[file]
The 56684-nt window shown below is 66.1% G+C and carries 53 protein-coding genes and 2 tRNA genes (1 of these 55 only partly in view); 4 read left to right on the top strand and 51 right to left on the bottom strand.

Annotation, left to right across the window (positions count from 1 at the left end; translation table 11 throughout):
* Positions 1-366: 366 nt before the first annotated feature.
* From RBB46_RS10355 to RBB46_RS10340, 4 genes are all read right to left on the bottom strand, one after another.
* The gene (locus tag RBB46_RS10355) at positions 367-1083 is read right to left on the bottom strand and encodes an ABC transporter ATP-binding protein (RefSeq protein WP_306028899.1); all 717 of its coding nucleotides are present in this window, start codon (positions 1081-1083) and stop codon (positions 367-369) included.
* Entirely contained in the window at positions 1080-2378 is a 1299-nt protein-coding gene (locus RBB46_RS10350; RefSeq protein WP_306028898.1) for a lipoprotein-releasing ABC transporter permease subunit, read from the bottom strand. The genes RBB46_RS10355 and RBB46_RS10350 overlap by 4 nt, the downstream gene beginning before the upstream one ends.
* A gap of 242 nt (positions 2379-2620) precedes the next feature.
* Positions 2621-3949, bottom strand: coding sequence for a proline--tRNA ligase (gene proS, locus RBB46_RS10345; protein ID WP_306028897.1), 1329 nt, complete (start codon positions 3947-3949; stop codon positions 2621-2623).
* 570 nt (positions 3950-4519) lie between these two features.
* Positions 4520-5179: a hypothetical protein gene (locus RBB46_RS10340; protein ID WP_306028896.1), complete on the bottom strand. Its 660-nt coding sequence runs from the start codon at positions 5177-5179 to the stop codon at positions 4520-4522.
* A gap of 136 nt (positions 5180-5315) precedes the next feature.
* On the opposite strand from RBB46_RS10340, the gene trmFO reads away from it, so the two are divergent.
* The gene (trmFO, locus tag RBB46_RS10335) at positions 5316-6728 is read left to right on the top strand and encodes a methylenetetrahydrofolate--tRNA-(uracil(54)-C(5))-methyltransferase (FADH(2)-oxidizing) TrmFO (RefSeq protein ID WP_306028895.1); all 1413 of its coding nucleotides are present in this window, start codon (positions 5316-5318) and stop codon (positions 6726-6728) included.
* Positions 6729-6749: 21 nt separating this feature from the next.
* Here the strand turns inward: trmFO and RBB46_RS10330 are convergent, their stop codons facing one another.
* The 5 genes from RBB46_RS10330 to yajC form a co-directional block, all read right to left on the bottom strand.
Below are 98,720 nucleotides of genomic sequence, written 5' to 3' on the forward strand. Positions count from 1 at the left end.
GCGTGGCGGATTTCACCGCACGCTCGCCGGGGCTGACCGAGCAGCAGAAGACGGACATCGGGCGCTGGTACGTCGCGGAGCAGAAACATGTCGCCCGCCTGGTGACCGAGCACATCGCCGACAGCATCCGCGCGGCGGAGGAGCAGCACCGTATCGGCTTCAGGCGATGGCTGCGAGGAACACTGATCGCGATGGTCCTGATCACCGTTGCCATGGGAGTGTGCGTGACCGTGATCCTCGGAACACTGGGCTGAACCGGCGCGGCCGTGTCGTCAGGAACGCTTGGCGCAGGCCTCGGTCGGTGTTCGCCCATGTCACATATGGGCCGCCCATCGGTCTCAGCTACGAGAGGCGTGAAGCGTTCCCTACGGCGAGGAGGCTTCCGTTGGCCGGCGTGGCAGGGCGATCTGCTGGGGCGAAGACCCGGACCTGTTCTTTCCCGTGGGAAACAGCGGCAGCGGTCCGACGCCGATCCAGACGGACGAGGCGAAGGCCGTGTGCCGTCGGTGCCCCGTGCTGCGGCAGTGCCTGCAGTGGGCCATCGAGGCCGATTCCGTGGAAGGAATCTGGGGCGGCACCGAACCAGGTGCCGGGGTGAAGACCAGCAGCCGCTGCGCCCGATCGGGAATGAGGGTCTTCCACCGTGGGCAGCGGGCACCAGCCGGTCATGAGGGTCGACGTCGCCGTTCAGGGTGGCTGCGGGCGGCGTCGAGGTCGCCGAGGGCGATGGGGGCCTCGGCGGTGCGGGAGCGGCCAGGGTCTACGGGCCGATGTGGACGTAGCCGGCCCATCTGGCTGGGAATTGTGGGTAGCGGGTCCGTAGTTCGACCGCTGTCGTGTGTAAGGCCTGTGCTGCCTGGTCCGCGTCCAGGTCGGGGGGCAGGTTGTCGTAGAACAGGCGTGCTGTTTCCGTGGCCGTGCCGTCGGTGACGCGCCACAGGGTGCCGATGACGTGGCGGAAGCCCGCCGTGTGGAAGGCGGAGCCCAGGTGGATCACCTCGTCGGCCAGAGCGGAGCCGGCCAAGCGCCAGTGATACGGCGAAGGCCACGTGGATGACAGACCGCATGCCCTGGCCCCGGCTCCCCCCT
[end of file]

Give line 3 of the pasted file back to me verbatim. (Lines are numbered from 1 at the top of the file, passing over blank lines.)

* Positions 1-366: 366 nt before the first annotated feature.